Who Pays the Price for Poor MT?

The first time I heard this, it sent a chill down my spine: “It doesn’t matter if the machine translation output is [insert 4-letter expletive starting with an 'S']: the post-editors will clean it up.”

It’s not the MT vendor who suffers when MT is bad, nor is it the end customer. The truth is that it is the post-editors who pay the price for amateurish MT. By the time MT output gets to the end customer, any major flaws will have been fixed. By humans.

For those who rely on post-editors to fix bad MT, what process you use to generate MT doesn’t matter at all. It doesn’t matter which MT engine you use and whether or not it is trained well, because in the end there is always one secret weapon to make things right: the post-editors.

The post-editors, hired to repair machine translation, are the ones who pay the price for faulty processes. They carry the full brunt of a badly-trained MT engine, or of an engine that does not fit the content thrown into it. Post-editors work as hard as they need to so that customers get the right quality, regardless of what shape their material was in when the MT engine spit it out. And they do this at a steep discount over their normal rates.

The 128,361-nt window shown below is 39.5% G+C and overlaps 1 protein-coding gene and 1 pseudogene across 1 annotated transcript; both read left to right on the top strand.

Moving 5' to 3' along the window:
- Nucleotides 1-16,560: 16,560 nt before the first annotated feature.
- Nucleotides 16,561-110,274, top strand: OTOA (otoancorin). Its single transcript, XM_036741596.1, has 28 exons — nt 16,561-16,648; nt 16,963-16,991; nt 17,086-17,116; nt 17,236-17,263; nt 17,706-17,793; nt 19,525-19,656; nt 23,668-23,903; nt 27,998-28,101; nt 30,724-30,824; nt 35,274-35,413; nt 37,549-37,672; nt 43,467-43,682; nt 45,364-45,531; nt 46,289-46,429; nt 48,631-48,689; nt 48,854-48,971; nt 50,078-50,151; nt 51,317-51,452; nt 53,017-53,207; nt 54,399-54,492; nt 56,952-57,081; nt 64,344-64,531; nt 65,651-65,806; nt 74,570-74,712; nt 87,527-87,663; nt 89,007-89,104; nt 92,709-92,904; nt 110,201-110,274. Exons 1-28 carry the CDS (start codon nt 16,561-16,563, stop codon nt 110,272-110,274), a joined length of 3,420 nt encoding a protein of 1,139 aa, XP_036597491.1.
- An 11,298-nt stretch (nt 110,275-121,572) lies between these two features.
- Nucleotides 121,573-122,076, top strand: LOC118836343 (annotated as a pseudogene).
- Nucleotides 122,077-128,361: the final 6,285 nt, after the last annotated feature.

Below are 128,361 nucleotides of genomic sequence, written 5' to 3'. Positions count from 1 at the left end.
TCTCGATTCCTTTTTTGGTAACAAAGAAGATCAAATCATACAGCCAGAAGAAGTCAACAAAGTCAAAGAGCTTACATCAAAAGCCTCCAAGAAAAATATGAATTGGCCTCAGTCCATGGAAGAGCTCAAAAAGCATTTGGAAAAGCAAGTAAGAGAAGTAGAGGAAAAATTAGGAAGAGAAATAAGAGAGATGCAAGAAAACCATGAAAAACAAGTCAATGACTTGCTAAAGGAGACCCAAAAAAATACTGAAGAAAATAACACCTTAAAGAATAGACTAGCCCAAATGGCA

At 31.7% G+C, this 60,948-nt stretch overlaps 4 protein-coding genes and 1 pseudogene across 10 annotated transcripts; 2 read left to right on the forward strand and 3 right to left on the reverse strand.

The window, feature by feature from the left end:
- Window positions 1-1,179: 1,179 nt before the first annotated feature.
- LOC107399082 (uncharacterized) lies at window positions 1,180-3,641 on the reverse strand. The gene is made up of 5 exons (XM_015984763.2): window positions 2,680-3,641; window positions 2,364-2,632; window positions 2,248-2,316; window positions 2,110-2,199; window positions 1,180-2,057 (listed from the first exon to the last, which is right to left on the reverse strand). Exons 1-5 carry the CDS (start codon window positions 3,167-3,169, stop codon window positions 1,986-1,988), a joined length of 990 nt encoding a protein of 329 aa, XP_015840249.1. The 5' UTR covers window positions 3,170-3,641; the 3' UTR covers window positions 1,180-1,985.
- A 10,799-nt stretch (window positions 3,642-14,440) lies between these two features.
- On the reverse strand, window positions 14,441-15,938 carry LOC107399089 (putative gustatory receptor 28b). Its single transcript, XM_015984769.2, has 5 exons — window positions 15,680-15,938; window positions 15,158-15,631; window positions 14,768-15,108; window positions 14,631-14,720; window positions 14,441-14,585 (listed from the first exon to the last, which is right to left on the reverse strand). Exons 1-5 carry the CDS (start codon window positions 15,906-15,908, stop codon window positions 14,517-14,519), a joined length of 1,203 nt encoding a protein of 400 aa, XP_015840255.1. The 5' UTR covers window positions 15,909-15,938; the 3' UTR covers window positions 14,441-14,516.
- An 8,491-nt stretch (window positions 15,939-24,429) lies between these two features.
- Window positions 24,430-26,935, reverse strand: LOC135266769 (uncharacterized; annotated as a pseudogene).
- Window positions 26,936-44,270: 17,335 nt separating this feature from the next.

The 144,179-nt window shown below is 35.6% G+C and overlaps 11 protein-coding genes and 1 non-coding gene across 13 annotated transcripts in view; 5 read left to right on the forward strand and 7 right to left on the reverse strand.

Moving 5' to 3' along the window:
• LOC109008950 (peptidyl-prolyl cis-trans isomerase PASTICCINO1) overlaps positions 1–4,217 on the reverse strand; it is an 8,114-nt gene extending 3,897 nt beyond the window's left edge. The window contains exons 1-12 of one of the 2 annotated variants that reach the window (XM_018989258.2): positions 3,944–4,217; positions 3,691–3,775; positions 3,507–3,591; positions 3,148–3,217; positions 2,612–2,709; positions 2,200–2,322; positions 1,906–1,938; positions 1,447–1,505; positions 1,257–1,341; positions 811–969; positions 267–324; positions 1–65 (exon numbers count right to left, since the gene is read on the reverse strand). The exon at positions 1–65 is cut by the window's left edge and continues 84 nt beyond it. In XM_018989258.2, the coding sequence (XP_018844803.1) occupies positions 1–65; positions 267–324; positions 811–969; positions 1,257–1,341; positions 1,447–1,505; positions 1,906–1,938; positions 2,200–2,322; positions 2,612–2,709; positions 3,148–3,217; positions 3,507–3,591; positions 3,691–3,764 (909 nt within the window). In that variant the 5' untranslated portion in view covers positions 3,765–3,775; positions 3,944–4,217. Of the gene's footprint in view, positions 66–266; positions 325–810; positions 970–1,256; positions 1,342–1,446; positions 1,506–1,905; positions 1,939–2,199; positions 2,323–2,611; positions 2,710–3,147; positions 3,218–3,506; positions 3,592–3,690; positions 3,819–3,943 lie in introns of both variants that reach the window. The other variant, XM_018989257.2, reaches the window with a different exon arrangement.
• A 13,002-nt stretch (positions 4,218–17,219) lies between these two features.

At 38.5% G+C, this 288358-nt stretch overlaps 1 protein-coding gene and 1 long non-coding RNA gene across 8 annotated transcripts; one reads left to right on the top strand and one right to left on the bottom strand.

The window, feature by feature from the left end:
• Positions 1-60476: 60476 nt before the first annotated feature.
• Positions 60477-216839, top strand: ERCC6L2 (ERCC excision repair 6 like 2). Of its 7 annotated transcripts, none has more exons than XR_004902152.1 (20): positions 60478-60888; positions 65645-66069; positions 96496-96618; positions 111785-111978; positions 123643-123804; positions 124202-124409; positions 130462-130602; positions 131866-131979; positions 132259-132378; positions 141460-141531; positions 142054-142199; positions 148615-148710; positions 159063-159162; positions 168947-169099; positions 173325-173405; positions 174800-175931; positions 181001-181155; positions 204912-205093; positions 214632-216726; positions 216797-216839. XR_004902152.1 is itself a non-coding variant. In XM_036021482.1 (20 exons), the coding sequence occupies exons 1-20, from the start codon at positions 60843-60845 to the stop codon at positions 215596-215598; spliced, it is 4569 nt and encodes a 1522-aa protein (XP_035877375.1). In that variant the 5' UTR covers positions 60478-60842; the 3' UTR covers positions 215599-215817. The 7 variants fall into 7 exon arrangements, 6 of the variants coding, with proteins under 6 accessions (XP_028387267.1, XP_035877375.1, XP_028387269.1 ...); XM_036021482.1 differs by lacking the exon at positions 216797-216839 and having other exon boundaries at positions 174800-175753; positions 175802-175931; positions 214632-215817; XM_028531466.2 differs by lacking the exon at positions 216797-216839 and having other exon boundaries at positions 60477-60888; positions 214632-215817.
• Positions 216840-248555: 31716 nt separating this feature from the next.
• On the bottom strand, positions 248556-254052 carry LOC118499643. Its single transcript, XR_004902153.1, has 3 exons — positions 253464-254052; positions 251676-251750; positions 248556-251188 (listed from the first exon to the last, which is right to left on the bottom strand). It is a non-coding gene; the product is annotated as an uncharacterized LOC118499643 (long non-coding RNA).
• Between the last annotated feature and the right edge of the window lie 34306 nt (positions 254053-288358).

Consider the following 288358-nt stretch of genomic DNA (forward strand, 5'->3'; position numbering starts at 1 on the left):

The problem with this system is that it is not sustainable. For one thing, every post-editor unfairly paid to fix bad MT errors means that there may well be one less post-editor who will say yes to the next project. I believe that poorly-managed MT is the main reason that the pool of those translators who are willing to be post-editors is not growing as it should.

Respecting the time of post-editors is not the only reason, however, that companies should strive for quality MT output. Given that the quality of the raw output determines how quickly a post-editor can progress, ensuring higher quality from the get-go means the kind of productivity gains – and thus cost savings – that make machine translation the most attractive technology today for lowering overall translation spend.

If we go beyond the idea that with MT engines, “One Size Fits All”, and treat MT as an industrial process rather than aims at identifying the highest performing engine in a given context and trains the heck out of it, we can reduce the pain felt by post-editors. And that will herald in a new era of quality MT.